Hatsu Day 11 Highlights

The Great Sumo Cat of the Kokugikan has seen fit to make this yusho race interesting, and even the events that took place to get us to this state about as unusual as you could want. Some people take exception to my describing some of Shodai’s sumo as “cartoon”, and a few take umbrage. As it in play today, perhaps an explanation. As a child, I watched cartoons, a lot of them. Mostly the classic such as the Looney Tunes (Bugs Bunny, Daffy Duck, etc) with a few more contemporary hits thrown in. Things in the cartoon world don’t work the same as they do in the real world, and typically the protagonist will use some physics or geometry defying move to overcome the bad guy’s actions.

Forward to the present day. A few years ago, we saw Shodai get into trouble in a match, and suddenly do things that were tough to explain and most times reversed an almost certain loss. Sometimes it happened while Shodai was a few feet away. I could not figure out what was at work until it hit me – this is no different than “Who Framed Roger Rabbit”, where the toons invaded the normal world, bringing their cartoon physics and props with them. Thus Shodai’s unexplainable escapes and wins were explainable, and Shodai was deemed to have “cartoon sumo”. He used it again today. Twice.

Highlight Matches

Akua defeats Sadanoumi – I had expected Sadanoumi to use his superior speed and agility to dominate this match, but instead Akua used his big body to shut down Sadanoumi’s mobility and just used good old Newtonian sumo to score his 3rd win for January.

Kotoeko defeats Akiseyama – Good grief! That’s 5 losses in a row for Akiseyama, who at one point was part of the leader group. Kotoeko over powered him quite effectively, which is an achievement given the difference in mass between the two. Kotoeko improves to 5-6.

Yutakayama defeats Aoiyama – Aoiyama had this match on even footing, but then decided to try a neck pull against Yutakayama. Given he has done that at least twice in previous matches, it was easy to anticipate. Yutakayama improves to 7-4.

Kotonowaka defeats Shimanoumi – There is a tendency for sumo matches to spend at least some time in the present day as mutual nodowa exchanges. I find it rather boring, and I wish it would fall out of favor. These two had their moment of mutual nodowa, and it got them precisely nowhere. They went into a leaning mode, and Kotonowaka won by reversing and pulling Shimanoumi into a throw. He improves to 7-4.

Myogiryu defeats Ichinojo – Did Ichinojo use his ponderous bulk to his advantage today? No! He decided he wanted to pull straight out of the tachiai, and Myogiryu was ready. Dear Boulder. You should have had him try to push you around or hold you up for a minute or two first. Myogiryu improves to 6-5.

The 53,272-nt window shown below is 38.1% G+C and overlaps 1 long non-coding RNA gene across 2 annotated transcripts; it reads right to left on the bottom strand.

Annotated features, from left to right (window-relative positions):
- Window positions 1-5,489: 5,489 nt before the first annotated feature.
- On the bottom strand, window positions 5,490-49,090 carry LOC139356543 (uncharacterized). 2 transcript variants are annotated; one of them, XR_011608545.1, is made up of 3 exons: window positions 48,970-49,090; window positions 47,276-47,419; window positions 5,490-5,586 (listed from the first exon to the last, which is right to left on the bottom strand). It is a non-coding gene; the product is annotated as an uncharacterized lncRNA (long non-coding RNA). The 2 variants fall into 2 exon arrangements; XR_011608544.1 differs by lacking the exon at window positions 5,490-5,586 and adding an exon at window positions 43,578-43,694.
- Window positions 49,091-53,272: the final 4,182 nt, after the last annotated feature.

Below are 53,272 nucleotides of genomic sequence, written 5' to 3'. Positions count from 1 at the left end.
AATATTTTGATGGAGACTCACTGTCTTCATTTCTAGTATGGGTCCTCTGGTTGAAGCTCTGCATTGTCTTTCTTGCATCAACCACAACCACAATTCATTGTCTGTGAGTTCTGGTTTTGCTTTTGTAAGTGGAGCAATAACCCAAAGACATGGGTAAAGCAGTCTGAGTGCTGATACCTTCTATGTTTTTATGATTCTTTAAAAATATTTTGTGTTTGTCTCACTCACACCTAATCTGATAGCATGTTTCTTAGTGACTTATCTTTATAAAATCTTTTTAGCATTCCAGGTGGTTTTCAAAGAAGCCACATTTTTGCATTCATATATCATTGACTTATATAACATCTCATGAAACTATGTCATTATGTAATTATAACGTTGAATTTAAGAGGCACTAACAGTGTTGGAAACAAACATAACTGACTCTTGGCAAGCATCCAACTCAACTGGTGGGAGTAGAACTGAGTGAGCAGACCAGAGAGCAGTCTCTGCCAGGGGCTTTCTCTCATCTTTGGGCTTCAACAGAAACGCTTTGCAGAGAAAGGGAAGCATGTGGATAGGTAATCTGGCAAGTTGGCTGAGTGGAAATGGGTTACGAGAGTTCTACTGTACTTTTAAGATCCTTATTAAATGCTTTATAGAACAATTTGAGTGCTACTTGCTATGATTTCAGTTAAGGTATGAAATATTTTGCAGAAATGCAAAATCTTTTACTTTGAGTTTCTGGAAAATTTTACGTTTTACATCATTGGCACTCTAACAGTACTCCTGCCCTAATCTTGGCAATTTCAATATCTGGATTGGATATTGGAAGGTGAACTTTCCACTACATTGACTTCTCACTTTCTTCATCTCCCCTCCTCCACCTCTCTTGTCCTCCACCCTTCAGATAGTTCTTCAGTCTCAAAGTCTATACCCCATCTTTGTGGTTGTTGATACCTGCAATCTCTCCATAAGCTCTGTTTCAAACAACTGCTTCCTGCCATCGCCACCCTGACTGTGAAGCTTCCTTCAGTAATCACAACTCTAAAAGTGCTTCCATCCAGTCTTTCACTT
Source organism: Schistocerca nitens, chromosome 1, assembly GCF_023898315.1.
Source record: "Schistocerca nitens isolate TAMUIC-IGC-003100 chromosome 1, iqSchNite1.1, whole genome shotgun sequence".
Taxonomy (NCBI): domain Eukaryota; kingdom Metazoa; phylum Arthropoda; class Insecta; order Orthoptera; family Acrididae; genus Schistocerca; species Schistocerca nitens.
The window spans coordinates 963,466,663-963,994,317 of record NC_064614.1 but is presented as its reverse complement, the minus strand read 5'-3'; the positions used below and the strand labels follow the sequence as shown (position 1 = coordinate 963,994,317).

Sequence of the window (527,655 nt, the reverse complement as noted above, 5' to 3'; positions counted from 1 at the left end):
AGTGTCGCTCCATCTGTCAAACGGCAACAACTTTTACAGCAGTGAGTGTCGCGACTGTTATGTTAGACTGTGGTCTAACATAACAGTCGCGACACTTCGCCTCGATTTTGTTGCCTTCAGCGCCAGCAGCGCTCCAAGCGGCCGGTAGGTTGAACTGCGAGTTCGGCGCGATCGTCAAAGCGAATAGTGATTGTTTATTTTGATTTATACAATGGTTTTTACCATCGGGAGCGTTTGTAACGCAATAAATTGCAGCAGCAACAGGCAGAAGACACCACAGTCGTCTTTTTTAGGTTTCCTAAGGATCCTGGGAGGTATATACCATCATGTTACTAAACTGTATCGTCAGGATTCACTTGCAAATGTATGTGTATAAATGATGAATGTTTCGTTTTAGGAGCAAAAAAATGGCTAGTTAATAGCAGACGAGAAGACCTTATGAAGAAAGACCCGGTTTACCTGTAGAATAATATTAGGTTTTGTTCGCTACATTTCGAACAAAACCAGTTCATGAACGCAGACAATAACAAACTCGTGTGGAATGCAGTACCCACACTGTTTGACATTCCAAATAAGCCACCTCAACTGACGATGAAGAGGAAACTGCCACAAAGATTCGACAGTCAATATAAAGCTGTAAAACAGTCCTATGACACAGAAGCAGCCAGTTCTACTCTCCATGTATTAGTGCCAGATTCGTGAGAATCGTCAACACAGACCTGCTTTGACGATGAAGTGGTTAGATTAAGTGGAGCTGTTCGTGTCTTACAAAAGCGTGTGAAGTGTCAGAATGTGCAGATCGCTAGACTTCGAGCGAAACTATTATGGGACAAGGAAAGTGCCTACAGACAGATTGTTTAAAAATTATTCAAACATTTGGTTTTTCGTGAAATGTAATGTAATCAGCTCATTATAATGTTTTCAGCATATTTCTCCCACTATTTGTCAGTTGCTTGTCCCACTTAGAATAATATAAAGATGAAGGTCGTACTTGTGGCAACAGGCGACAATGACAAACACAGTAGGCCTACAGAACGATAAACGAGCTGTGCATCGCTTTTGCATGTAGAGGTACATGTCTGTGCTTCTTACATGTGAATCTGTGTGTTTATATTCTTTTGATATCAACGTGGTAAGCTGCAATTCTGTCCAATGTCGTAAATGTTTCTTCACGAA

Hoshoryu defeats Kiribayama – This match had a lot of sumo fans talking, and much of it was critical of Hoshoryu. While I would rather have seen them fight it out, Kiribayama could have been ready for Hoshoryu’s henka. He improves to 6-5.

Midorifuji defeats Tokushoryu – The answer is “yes”, Midorifuji can apply the katasukashi to someone that large and rotund. It was over in a flash, and Midorifuji advances to 6-5.

Terutsuyoshi defeats Ryuden – Another match won at the tachiai, Terutsuyoshi steps to the side and picks up Ryuden’s left leg to win in a flash by ashitori. Terutsuyoshi improves to 5-6.

Tobizaru defeats Kotoshoho – Kotoshoho now with 11 straight losses. He’s not a crummy rikishi, but he’s just not able to win right now for some reason. Tobizaru once again brings a lot of energy and movement to his sumo, and scores a much needed win to improve to 5-6.

Meisei defeats Takarafuji – For whatever reason, Takarafuji could not get step up to stalemate Meisei today, as Meisei kept the upward pressure on Takarafuji’s arms immediately from the tachiai. With the win Meisei improves to 8-3 and is kachi-koshi.

Onosho defeats Daieisho – Onosho does what we all hoped he would, handing Daieisho his second loss with a beautifully timed step to the side as Daieisho charges to send him over the bales. With this second loss, the one time sole leader is now within range of two Ozeki and Meisei, whom he will face on day 12. Onosho improves to 7-4.

Hokutofuji defeats Kagayaki – Sure, now that Ol’Stompy Hokutofuji has firmly secured “The Most Powerful Make-Koshi In All of Sumo”, here come the wins. We finally get to see that handshake tachiai, and it stands Kagayaki up. Kagayaki has long legs, and so his hips are high anyhow, and Hokutofuji uses these elements to get low and attack center mass. When Hokutofuji fights like this, he is unstoppable. He improves to 3-8.

Mitakeumi defeats Tochinoshin – Mitakeumi keeps Tochinoshin moving, and he is easy meat in that situation. Unable to set up any kind of position with his left leg to stop Mitakeumi’s charge, he’s out in a moment. Mitakeumi improves to 6-5.